• Doug Diamond, Minneapolis, May 27, 2016. Doug was an instructor in music at Grinnell College from fall 1996 through spring 2003. He joined the faculty at Augsburg College’s music department in 2005 and was an assistant professor of music there when he died unexpectedly. Doug received his bachelor of music and master of music degrees from Mannes School of Music in New York. He was a candidate for a doctor of musical arts degree at the University of Missouri’s Kansas City Conservatory. Known for his strength in developing orchestral ensembles and in classroom teaching, Doug was director of Augsburg’s orchestra and taught courses including Aural Skills, Materials of Music, and Instrumental Conducting.

    Mary J. Meneray Fariday ’38, Plantation, Fla., May 15, 2016. 

    Dorothy Dewey Shiffler ’39, Hastings, Neb., July 25, 2015. Dorothy earned a master’s degree in library science from Syracuse University in 1946.

    Harry F. Kies ’40, Marco Island, Fla., July 14, 2015. 

    Eleanor Vogel Melville ’40, Garrett Park, Md., April 3, 2016. After majoring in zoology at Grinnell, Eleanor earned a master’s degree in physiology at the University of Iowa. She is survived by two of her sons, John and Martin Melville.

    Robert C. Dewel ’41, Baraboo, Wis., June 21, 2016. Bob attended Algona (Iowa) High School and graduated from Grinnell College and the University of Iowa with degrees in science and dentistry. After serving in World War II as a dentist, Bob practiced dentistry in Iowa and Wisconsin, moving to Baraboo in 1961. A volunteer, writer, and historian, he published more than 500 local history articles and many books. He received the Dippel Community Service Award, Baraboo’s Gem Award, and the Historical Society’s Canfield Award. Bob was preceded in death by his wife, Helen, and an infant son. 

    Gertrude Rainey Torquato ’41, Rancho Palos Verdes, Calif., April 29, 2016. A member of Phi Beta Kappa, Trudy graduated from Grinnell with a bachelor’s degree in business administration. She was a talented painter and loved to travel the world. 

    Dan H. Morris ’42, Longmont, Colo., Aug. 26, 2015. After graduating from Grinnell, Dan served in the U.S. Navy during World War II, working aboard a destroyer in the Pacific. After returning home, he and his wife Bertha started a family and eventually moved their family from Missouri to Colorado. There, Dan worked for the rest of his life at Model Laundry, even working part-time for 19 years after retiring. He was a talented wood carver, loved reading, and happily served as the family historian. He was a wonderful storyteller.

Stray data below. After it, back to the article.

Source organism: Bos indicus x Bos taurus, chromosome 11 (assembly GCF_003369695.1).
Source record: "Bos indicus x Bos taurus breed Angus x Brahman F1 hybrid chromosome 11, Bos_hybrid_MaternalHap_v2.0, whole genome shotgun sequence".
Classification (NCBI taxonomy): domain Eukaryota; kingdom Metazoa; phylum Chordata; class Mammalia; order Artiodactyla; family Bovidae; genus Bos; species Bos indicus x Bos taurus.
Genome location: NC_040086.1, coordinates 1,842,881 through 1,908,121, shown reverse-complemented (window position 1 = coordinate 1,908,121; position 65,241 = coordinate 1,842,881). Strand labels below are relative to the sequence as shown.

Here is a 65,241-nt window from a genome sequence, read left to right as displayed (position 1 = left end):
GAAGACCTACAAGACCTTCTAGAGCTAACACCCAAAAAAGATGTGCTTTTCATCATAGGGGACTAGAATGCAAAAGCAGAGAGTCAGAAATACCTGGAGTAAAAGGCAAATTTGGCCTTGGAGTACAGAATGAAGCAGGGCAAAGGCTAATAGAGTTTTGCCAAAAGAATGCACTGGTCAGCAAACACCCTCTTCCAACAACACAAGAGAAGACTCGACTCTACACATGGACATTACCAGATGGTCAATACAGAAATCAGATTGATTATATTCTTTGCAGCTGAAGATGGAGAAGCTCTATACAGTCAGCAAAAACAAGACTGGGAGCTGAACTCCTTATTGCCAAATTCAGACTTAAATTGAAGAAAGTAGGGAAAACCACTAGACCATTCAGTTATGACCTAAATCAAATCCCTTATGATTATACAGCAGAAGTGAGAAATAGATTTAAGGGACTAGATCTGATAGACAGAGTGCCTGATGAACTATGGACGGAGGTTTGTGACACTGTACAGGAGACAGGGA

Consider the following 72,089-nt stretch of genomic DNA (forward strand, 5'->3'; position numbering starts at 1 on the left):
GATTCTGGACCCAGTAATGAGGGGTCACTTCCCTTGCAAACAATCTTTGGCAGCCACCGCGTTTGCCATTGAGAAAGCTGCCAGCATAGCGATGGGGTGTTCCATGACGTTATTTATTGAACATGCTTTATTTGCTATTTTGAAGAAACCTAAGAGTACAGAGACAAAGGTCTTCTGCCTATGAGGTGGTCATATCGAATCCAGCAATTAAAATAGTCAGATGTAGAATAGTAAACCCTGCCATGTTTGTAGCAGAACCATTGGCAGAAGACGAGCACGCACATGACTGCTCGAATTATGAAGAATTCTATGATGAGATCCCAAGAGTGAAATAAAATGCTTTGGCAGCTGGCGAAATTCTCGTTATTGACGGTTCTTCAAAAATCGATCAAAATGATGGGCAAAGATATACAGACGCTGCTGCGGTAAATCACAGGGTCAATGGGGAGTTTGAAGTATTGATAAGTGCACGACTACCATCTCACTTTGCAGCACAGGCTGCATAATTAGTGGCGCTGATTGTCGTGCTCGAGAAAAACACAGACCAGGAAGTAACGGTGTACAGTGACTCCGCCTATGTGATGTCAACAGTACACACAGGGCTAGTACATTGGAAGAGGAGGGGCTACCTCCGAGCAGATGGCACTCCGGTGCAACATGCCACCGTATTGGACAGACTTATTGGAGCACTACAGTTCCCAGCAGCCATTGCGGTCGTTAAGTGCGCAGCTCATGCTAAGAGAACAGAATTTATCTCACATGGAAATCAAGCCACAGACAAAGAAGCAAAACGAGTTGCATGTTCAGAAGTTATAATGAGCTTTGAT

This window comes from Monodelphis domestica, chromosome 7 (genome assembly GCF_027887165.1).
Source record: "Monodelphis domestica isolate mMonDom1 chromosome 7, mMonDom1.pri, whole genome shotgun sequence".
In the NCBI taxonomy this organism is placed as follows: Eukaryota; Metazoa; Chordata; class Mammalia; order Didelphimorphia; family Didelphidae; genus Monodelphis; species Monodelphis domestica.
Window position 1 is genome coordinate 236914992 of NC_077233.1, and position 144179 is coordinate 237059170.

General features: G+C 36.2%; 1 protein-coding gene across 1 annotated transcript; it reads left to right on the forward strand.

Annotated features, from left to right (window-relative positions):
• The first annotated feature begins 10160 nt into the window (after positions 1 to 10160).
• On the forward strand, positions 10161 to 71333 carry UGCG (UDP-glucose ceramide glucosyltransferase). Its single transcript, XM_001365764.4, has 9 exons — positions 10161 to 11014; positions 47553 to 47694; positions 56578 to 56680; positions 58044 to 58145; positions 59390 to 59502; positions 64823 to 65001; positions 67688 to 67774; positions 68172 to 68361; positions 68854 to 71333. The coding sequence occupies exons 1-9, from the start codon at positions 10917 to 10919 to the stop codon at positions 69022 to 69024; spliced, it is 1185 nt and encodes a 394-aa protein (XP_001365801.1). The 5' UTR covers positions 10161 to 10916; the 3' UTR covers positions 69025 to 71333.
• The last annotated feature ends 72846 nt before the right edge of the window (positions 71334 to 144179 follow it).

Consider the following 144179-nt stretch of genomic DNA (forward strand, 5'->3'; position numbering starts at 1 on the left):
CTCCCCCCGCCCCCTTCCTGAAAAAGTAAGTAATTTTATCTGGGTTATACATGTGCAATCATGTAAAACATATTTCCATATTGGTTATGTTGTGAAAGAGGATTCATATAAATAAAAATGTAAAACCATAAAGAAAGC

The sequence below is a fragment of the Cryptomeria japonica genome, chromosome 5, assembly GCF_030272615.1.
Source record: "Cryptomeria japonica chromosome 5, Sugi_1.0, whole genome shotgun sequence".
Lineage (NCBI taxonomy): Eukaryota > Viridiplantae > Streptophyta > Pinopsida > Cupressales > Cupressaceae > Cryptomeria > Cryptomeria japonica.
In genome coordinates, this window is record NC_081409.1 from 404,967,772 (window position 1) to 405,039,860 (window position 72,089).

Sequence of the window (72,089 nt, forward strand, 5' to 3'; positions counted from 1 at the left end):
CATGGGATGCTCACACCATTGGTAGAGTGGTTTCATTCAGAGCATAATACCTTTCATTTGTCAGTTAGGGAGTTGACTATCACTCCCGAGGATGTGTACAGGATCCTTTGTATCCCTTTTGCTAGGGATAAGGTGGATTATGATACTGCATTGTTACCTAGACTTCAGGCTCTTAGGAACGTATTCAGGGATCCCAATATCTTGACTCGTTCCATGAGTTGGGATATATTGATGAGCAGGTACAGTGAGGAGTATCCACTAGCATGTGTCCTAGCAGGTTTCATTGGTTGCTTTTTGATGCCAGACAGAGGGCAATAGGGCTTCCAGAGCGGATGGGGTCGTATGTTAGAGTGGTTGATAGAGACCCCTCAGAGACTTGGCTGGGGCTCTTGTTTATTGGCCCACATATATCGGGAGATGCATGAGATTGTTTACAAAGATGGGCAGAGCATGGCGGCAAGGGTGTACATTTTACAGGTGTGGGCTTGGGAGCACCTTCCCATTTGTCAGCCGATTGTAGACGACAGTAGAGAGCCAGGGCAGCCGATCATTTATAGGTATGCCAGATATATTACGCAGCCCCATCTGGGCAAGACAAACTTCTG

Carol Edwards Murray ’42, Macon, Ga., March 8, 2016. Valedictorian of her high school class in southern Iowa, Carol earned a secretarial degree in Des Moines, Iowa, before attending Grinnell, where she earned a bachelor’s in music. Her focus was cello performance. She also earned a master’s in music from the Texas State College for Women. In addition to teaching in public schools, Carol played cello in several symphony orchestras, string quartets, and solo performances. She is survived by a son, daughter, and grandson.

    William L. Brown ’43, Alexandria, Va., April 7, 2016. He is survived by his wife of 69 years, Harriet Elizabeth Brown, and four daughters, 10 grandchildren, and eight great-grandchildren.

    Marguerite Schalck Glenny ’43, Naperville, Ill., Feb. 21, 2015. Marguerite was an avid flower and vegetable gardener as well as a watercolor artist, quilter, seamstress, and basket weaver. Survivors include four children, six grandchildren, and two great-grandchildren.

    Grace Sevcik Mattocks ’43, Centennial, Colo., April 4, 2015.

    Marabelle Mortimer Willis ’43, Orlean, Va., March 5, 2016. Survivors include two daughters and a granddaughter.

    Ardath Kucera Scott ’44, LaSalle, Ill., April 23, 2016. 

    Helene Drusch Beisswenger ’45, Fullerton, Calif., May 25, 2016. 

    Jimmy H. Heimann ’45, San Diego, Aug. 18, 2015. Born and raised in Chicago, Jimmy went to Grinnell College in 1941. During World War II, he served in the South Pacific in the U.S. Army Air Forces. He also attended the Art Institute of Chicago and Northwestern University. His work life included his family’s retail business, H. Heimann, and Reynolds & Co. Stock Brokerage. Jimmy retired in 1976 and moved to San Diego, where he performed with the PJ Country Dancing Group in various settings. He was a friend of the library and a member of Congregation Beth Israel. 

    Mary McCollum McKenzie ’45, Sebring, Fla., July 8, 2016. An art major at Grinnell, Mary left college in 1944 to join the Navy. As a WAVE, she worked as a cartographer drawing invasion maps, stationed at Navy Pier in Chicago and later in Washington, D.C. She met her husband John Charles McKenzie at a USO dance. He lost an eye in the D-Day invasion and was recovering at Bethesda Naval Hospital. They farmed in Indiana. Survivors include a son, two daughters, 10 grandchildren, and 23 great-grandchildren. 

    Patricia Nemmers Hayden ’47, Jefferson, Ga., July 3, 2016. Patricia worked at Abbott Laboratories after graduation and after having her children. She worked as project manager for the development of clarithromycin, an antibiotic for infections such as strep throat and Lyme disease. She is survived by her daughter.